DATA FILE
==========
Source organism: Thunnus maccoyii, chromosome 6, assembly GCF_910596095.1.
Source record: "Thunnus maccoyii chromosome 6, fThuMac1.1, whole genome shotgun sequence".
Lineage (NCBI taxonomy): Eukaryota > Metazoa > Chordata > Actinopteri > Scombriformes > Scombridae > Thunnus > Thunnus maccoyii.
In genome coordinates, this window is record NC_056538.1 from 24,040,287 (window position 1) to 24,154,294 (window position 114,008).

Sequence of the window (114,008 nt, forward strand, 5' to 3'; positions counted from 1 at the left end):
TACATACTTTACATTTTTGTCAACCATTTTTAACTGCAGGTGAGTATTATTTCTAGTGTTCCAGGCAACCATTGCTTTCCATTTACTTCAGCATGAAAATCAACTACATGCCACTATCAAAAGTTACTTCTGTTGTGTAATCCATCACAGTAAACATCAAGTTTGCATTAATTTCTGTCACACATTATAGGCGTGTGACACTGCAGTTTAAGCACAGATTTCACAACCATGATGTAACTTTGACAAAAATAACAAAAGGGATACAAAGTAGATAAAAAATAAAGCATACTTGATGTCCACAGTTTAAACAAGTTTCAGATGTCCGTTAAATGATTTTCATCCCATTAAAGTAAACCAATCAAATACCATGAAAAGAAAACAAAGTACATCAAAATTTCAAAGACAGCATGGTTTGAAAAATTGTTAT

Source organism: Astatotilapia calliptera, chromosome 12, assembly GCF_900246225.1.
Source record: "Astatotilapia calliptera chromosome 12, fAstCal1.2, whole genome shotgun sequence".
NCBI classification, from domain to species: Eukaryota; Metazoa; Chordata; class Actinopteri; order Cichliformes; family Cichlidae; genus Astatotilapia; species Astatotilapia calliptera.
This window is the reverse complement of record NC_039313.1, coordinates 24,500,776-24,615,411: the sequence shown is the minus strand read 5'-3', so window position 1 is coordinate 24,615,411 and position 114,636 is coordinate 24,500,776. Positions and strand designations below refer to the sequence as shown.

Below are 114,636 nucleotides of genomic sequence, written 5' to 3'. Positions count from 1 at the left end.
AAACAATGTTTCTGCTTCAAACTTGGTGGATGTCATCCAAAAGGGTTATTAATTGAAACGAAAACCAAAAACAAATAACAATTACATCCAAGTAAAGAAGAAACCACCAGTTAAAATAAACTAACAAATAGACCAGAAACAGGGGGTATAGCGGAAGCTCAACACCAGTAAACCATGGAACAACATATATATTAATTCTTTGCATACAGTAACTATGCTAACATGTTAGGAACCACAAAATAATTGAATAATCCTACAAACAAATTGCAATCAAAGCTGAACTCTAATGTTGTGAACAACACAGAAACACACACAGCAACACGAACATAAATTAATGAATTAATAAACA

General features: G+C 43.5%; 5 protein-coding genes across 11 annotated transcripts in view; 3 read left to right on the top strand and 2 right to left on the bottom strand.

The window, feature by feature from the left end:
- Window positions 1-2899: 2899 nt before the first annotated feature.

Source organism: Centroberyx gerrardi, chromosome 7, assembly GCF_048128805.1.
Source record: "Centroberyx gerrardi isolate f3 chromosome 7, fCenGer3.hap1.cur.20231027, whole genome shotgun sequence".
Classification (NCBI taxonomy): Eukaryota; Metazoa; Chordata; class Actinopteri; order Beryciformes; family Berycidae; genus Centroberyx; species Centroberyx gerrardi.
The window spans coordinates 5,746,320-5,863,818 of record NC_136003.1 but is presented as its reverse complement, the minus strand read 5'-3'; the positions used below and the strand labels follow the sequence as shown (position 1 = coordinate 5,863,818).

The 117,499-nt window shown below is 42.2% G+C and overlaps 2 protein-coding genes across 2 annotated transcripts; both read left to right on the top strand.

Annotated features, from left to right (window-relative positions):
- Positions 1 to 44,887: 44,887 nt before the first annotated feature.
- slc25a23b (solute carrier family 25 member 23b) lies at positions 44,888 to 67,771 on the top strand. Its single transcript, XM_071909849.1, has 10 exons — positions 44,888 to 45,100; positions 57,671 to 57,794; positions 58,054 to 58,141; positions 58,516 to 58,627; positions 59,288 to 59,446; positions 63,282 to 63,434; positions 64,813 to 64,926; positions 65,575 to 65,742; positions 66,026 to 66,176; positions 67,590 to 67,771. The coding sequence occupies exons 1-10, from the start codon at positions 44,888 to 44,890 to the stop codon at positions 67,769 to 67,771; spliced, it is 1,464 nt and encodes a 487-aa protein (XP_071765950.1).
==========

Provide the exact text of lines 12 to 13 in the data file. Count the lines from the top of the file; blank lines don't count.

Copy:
AAACAATGTTTCTGCTTCAAACTTGGTGGATGTCATCCAAAAGGGTTATTAATTGAAACGAAAACCAAAAACAAATAACAATTACATCCAAGTAAAGAAGAAACCACCAGTTAAAATAAACTAACAAATAGACCAGAAACAGGGGGTATAGCGGAAGCTCAACACCAGTAAACCATGGAACAACATATATATTAATTCTTTGCATACAGTAACTATGCTAACATGTTAGGAACCACAAAATAATTGAATAATCCTACAAACAAATTGCAATCAAAGCTGAACTCTAATGTTGTGAACAACACAGAAACACACACAGCAACACGAACATAAATTAATGAATTAATAAACA

General features: G+C 43.5%; 5 protein-coding genes across 11 annotated transcripts in view; 3 read left to right on the top strand and 2 right to left on the bottom strand.